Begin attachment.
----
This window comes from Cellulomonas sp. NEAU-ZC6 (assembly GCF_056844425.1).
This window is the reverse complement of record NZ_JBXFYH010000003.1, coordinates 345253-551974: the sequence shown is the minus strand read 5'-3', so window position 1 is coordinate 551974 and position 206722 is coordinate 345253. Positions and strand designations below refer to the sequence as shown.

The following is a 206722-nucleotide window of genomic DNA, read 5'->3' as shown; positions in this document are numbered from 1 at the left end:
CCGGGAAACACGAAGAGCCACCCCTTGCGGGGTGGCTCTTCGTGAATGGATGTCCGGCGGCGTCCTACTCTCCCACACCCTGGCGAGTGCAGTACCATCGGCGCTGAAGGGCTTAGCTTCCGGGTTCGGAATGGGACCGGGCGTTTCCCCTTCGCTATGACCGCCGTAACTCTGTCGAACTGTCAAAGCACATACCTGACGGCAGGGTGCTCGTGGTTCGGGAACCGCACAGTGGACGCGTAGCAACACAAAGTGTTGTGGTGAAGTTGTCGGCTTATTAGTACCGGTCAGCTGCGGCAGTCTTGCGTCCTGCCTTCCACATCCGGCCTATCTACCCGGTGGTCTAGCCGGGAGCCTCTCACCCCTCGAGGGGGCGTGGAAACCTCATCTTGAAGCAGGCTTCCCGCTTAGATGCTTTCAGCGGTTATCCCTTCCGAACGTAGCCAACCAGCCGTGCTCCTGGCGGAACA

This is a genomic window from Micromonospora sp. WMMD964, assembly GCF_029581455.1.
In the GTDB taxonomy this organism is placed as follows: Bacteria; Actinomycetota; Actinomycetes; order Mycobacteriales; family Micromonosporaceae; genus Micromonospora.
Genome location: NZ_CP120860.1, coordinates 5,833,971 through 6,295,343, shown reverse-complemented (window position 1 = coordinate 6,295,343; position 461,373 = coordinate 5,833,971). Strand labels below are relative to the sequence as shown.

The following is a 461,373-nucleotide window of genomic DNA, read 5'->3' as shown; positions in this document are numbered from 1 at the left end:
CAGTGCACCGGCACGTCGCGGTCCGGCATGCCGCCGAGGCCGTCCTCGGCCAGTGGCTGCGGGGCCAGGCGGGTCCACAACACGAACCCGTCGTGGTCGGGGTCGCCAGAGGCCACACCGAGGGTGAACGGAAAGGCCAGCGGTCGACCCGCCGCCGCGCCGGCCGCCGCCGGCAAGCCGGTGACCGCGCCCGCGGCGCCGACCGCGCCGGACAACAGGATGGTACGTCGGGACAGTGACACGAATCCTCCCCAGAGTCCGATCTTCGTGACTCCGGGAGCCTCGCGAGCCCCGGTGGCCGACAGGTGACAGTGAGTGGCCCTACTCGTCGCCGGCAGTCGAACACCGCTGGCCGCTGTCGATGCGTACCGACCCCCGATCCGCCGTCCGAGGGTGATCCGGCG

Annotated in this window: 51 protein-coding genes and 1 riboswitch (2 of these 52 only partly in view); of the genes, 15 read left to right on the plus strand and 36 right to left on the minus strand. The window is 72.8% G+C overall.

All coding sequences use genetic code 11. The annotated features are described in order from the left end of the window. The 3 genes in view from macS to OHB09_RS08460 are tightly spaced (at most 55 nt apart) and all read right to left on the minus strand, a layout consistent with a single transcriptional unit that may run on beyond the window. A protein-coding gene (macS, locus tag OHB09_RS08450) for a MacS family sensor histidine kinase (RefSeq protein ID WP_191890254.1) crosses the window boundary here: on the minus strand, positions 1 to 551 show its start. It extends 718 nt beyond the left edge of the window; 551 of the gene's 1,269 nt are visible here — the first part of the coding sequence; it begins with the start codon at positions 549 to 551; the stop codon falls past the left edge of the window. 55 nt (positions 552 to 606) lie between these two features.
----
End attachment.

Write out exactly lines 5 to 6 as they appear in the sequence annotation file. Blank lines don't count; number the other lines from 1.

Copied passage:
This is a genomic window from Micromonospora sp. WMMD964, assembly GCF_029581455.1.
In the GTDB taxonomy this organism is placed as follows: Bacteria; Actinomycetota; Actinomycetes; order Mycobacteriales; family Micromonosporaceae; genus Micromonospora.